It’s been a hoot, a smash, a blast! Three rich, inspiring, diverse, innovative, and fun days. Thank you keynote speakers, presenters, reviewers, chairs, student helpers, sponsors and organizers. We hope to see you all again in 2018!
Fame, Fortune and Fifty Thousand Followers: Micro-Celebrity and Social Media
Alice E. Marwick, McGannon Communication Research Center / Fordham University
In a networked time when social media users are encouraged to live public lives, what does it mean to be famous? I explore the experiences of micro-celebrities, including influencers, the “Instafamous,” YouTubers, and Vine stars to examine fame as a continuum. Rather than thinking of celebrity as something one is, social media makes it possible for celebrity to be something one does. But while actors, pop stars, athletes, and politicians have the apparatus of fame—managers, publicists, bodyguards and, usually, high salaries—those famous online often lack such protections. As a result, online fame is more precarious and difficult to navigate than its offline counterpart. Analyzing micro-celebrity calls into question the impact of one aspect of fame, attention, on those without the financial and logistical support that celebrity usually brings. Micro-celebrity as practiced by young Tumblr or YouTube stars may be considered somewhat of a niche practice, but its dynamics are increasingly a part of everyday life. The ability to view oneself as a celebrity, attract attention, and manage an audience, regardless of the potential downsides, may become a necessary skill for success in a variety of professions. In this talk, I use ethnographic data to illuminate how celebrity exists as a subject position, why it appeals to so many young people, and how different micro-celebrity practitioners navigate the challenges and complications of online fame.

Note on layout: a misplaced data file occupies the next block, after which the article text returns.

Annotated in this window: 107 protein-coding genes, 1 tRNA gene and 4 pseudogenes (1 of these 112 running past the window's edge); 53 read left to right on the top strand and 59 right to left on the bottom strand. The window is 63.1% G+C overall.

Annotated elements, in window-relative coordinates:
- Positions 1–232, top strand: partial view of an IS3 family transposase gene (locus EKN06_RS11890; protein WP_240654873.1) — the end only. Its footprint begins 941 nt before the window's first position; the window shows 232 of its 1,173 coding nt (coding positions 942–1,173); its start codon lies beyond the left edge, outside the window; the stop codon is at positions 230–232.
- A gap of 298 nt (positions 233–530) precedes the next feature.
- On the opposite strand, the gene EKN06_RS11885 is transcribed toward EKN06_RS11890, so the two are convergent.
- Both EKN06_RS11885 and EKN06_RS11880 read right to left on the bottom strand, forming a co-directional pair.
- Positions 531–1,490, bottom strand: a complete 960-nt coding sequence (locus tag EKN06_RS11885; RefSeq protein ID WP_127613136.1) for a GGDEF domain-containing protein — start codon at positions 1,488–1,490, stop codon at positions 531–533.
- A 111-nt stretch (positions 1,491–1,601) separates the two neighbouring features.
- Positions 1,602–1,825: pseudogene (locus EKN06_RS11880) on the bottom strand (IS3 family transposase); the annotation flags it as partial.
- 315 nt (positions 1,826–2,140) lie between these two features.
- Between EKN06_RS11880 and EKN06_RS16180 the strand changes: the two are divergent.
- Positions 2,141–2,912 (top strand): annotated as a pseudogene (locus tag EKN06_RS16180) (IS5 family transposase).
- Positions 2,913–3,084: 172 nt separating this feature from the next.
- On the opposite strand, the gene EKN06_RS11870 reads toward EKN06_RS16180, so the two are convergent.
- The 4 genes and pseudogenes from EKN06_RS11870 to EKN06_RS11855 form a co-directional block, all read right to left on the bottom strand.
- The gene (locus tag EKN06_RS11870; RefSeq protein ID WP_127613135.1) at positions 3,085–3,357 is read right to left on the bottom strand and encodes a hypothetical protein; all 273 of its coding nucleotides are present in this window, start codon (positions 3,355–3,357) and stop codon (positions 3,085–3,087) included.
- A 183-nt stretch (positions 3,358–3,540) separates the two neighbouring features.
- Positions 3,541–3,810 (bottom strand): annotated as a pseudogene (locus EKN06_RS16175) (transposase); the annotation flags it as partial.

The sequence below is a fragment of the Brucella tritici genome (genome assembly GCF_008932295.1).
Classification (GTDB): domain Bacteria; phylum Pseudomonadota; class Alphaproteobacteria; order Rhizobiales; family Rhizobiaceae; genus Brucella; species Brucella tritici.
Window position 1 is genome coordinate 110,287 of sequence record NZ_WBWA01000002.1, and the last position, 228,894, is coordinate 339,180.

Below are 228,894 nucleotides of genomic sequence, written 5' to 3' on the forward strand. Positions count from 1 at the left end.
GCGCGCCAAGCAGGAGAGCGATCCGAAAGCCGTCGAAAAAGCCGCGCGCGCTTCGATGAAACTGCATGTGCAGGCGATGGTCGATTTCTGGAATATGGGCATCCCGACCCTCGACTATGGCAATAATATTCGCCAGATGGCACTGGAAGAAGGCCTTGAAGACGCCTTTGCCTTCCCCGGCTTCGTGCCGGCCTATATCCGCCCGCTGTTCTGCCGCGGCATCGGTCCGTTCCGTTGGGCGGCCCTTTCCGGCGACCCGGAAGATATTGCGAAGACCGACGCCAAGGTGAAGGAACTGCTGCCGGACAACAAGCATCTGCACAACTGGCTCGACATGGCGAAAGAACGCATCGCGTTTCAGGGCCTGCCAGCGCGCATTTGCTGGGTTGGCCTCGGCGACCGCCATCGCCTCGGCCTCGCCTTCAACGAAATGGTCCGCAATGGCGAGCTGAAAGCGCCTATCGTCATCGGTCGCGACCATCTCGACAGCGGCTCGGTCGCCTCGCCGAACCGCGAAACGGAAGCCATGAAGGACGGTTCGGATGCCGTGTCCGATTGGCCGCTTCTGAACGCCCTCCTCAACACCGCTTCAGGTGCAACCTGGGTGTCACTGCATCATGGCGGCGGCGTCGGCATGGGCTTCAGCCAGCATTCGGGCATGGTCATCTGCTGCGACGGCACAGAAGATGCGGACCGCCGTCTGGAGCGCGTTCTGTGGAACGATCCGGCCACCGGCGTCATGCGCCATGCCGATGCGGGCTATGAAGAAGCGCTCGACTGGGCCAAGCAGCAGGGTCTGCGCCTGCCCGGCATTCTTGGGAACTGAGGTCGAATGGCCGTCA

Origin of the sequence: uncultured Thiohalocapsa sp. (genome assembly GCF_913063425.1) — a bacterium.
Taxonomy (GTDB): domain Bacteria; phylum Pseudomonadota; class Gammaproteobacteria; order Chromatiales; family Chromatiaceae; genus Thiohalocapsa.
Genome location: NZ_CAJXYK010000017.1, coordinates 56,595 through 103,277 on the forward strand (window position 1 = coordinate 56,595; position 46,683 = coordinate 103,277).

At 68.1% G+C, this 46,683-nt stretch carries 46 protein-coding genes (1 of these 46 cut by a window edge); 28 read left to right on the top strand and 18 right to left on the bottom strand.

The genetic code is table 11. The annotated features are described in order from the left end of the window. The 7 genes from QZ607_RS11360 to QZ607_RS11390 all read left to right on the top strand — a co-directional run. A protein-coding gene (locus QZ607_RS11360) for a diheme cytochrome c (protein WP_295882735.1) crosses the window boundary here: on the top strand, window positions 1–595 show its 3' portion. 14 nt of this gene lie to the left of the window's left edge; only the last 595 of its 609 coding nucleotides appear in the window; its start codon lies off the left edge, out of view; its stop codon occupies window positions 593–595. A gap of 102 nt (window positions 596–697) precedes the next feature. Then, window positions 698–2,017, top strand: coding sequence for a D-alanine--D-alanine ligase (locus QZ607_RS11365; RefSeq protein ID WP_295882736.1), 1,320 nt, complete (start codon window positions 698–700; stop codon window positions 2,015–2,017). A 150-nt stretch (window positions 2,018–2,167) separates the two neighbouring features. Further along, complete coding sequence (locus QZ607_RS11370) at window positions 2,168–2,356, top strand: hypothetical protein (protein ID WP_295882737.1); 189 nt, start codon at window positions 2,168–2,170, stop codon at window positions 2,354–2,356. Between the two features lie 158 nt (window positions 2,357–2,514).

State lies, true romance and political celebrity: the new French ménage à trois
Ginette Vincendeau, King’s College London, email@example.com
Celebrity culture came late to France but grew with a vengeance under the presidency of Nicolas Sarkozy (2007-2012), the first French ‘téléprésident’ (Jost 2008). Events have since taken a more spectacular turn with the politico-amorous imbroglio surrounding the self-proclaimed ‘normal’ President François Hollande, elected in 2012. Hollande left the mother of his four children, Ségolène Royal – herself a former presidential candidate – for the journalist Valérie Trierweiler, who became the first unmarried French ‘First Lady’. In January 2014, paparazzi photographs published in Closer revealed Hollande’s liaison with actress-producer Julie Gayet. In the aftermath, Hollande broke with Trierweiler, whose subsequent best-selling revenge memoir, Thank You for This Moment (2014), gripped the nation. Further echoing a vaudeville farce, Hollande currently presides over a government that has Royal as ecology minister, while pursuing his semi-official liaison with Gayet (who rejects the role of ‘First Lady’).